Product Adviser  

Applause for a simple CI offering

Applause for a simple CI offering

When I hear that a provider has ‘revamped’ or ‘relaunched’ their critical illness offering, a feeling of dread passes over me.

What new medical terminology will I have to decipher? Should I just enrol onto a medical degree (not that they would have me) to understand the latest CI wording? 

When Scottish Widows announced changes to its CI product earlier this year, I was more intrigued with the simplification of grouped conditions than the actual changes to the offering. 

It announced it had cut down the CI definitions from 49 to 40 (30 main conditions and 10 additional conditions).

Cut down? Surely that must go against the old handbook, which traditionally added more conditions?

As I continued reading, I saw it had achieved wider cover in a common sense way. It combined similar definitions; with a particular focus on cancer and heart conditions.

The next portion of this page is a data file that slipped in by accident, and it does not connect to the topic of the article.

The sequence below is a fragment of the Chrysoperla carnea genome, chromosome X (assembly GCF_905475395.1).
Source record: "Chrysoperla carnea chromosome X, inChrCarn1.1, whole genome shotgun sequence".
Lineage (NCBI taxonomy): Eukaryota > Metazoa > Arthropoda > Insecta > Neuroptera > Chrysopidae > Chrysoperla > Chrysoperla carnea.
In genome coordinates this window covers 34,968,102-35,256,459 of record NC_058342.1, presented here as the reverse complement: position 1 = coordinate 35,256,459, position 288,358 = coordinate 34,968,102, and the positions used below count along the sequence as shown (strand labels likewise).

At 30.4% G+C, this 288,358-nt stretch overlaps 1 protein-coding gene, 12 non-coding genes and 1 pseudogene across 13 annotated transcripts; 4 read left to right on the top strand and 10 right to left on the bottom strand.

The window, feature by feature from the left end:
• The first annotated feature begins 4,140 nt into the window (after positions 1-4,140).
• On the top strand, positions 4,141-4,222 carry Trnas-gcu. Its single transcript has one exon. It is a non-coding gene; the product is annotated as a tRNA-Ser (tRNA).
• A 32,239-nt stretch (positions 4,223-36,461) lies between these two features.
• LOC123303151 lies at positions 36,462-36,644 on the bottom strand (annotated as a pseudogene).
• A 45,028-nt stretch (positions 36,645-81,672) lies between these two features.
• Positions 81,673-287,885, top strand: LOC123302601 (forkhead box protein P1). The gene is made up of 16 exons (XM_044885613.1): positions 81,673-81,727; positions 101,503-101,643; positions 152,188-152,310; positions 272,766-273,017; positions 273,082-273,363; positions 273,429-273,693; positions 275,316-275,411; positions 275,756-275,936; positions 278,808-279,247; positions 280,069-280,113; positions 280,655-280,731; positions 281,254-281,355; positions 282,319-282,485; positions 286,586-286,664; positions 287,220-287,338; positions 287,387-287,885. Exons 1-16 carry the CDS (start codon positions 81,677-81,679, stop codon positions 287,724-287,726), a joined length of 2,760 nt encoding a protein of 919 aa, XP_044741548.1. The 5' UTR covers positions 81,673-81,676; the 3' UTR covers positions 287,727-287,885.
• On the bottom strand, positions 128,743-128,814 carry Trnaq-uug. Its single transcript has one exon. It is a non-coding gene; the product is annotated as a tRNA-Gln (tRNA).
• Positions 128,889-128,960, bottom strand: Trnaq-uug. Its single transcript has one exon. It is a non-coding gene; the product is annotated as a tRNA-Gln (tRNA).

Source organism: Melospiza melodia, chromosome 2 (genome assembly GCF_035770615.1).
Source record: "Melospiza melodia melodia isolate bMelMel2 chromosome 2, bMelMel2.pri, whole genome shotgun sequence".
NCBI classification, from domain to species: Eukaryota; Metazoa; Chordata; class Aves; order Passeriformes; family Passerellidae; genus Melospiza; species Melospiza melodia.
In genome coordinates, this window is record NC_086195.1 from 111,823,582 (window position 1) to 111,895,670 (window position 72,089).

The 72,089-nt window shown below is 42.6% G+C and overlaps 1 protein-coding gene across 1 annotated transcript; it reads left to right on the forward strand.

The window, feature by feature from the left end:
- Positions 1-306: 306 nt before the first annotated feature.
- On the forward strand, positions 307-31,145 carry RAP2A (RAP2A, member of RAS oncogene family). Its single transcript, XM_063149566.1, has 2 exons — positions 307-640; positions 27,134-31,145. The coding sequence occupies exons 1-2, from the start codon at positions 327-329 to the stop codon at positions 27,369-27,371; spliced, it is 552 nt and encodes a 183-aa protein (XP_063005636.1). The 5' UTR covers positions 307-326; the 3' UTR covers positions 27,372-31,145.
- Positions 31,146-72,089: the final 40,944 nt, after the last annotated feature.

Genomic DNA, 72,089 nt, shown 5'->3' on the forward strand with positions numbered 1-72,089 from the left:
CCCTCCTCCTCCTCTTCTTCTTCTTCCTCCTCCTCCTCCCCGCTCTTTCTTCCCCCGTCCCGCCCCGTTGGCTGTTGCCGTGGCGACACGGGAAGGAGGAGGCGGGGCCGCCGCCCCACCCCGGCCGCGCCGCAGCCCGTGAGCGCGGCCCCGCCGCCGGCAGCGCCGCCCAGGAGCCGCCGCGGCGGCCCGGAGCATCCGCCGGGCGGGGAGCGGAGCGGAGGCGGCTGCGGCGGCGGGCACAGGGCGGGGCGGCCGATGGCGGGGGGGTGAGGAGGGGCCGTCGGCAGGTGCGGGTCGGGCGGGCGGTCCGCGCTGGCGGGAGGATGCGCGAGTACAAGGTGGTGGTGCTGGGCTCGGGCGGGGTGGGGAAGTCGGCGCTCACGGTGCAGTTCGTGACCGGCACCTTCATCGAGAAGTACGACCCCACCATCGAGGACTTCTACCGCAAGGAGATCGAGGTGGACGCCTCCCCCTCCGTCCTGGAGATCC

Yes, the improvements to the level of payment for children’s cover and additional payments are great news, as is the introduction of booster payments for certain qualifying conditions.

But it is the introduction of the amalgamated list of conditions that really moved me. It is so simple that it is a wonder no one has thought of it before.

Many will suggest that my excitement stems from having nothing better going on in my life, but it is because, as an industry, we seem to finally be grasping the idea that advisers, and indeed clients, do not comprehend the term ‘critical’ and have no clue as to how one pronounces certain conditions, let alone what they mean.

I have sat in presentation meetings reciting the list of conditions a policy covers and have honestly seen the client lose interest after the tenth condition, mainly from a lack of understanding.

Scottish Widows adopting a concept that groups conditions around the body map is brilliant.

With five keys headings – cancer, heart and arteries, brain and neurological, organs and senses – clearly highlighted to the part of the body to which these apply, it adds an element of simplification and visual education.

A round of applause is deserved by all who contributed to this idea.

If further providers can adopt this level of simplicity, it can in turn only lead to a better understanding and help contribute towards better access to insurance for all.

Jiten Varsani is a mortgage and protection adviser at London Money